The inflorescences of Aloidendron barberae are short, seldom exceeding the leaf rosettes in height and often partly obscured by the leaves.
Single, erect racemes occur, or panicles of up to three branches, roughly in a single, vertical plane. The peduncle is somewhat flattened, about 3 cm thick. Floral bracts are about 1 cm long, coiled backwards. Racemes become up to 30 cm long.
The pinkish-orange flowers grow in compact, cylindrical racemes. More pink is seen on flowers of plants in the western parts of the distribution range in Mpumalanga and the Eastern Cape, more orange on flowers in the east, viz. KwaZulu-Natal, notably Maputaland. The perianths, also short (about 3,5 cm), have turned up and green tips, in human terms between snooty and envious. Much nectar is produced, keeping bees and other pollinators busy.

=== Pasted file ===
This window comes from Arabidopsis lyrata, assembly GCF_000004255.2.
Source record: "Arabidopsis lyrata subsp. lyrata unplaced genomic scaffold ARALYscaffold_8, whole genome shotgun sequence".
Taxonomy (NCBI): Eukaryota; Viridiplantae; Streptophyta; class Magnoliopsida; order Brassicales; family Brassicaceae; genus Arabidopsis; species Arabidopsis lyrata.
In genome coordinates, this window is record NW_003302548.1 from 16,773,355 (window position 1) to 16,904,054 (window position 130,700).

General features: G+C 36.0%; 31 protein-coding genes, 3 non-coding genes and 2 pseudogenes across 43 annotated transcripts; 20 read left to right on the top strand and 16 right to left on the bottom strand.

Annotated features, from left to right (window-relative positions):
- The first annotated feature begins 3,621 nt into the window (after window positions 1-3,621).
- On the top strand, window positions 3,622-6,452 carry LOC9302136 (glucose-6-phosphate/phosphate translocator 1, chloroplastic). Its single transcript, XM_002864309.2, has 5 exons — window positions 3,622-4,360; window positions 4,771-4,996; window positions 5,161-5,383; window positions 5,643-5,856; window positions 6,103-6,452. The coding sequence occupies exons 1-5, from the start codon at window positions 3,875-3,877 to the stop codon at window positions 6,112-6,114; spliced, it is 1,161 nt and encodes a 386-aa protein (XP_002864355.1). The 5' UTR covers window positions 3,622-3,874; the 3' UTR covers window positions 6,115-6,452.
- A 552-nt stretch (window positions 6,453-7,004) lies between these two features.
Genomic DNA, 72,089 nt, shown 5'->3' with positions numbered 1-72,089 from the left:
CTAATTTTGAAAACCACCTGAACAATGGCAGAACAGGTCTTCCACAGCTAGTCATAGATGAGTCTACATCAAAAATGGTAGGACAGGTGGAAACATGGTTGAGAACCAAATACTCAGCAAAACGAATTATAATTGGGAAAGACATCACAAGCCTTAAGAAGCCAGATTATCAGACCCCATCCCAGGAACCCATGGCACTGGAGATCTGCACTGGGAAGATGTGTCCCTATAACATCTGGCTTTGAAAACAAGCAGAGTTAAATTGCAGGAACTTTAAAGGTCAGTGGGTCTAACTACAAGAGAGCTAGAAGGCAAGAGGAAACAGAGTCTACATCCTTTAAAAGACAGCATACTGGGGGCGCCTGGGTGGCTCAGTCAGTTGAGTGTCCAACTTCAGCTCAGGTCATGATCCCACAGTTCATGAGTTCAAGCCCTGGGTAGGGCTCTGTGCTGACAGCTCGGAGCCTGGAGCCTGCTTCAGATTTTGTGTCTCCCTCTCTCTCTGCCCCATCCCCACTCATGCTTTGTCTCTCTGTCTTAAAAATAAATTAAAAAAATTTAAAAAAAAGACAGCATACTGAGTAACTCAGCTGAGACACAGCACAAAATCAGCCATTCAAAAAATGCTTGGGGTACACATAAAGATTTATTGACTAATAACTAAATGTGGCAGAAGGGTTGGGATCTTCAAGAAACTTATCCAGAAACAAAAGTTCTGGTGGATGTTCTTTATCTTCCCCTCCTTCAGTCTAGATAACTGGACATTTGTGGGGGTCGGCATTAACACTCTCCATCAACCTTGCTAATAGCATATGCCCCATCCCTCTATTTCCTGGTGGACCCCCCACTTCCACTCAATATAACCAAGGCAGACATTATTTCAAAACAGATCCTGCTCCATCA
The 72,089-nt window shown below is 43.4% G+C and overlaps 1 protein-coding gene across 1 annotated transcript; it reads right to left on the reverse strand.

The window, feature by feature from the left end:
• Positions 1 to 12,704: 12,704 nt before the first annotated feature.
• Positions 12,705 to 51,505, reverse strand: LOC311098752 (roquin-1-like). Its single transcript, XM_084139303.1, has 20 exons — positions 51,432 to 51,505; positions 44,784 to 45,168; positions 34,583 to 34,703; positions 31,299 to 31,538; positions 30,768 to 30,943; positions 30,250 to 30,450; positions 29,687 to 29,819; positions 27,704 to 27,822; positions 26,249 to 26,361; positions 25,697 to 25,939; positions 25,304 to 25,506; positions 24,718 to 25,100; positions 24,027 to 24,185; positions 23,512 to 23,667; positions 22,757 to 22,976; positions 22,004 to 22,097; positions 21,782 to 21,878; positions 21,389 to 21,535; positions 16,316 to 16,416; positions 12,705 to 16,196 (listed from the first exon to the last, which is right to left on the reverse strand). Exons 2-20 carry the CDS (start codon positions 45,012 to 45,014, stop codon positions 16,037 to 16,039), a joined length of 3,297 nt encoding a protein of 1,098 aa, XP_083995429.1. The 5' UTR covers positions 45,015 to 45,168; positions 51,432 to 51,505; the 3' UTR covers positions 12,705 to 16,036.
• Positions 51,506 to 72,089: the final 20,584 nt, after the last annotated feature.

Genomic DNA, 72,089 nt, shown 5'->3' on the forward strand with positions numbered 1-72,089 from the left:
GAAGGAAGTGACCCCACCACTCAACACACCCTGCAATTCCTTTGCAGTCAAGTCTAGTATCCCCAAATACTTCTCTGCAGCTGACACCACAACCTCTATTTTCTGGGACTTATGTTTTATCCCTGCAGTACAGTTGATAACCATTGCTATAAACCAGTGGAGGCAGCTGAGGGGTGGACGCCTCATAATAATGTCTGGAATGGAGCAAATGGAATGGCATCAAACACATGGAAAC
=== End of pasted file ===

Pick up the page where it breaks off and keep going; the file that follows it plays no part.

Not all the flower-coloured pedicels in picture have held on to their buds, although the early rains have been ample for this plant. Flowering happens in winter and spring. The photo of these pale, stubby, oblong buds was taken in June (Smith, et al, 2017; Van Wyk and Smith, 2003; Coates Palgrave, 2002; Pooley, 1993; Reynolds, 1974; Jeppe, 1969).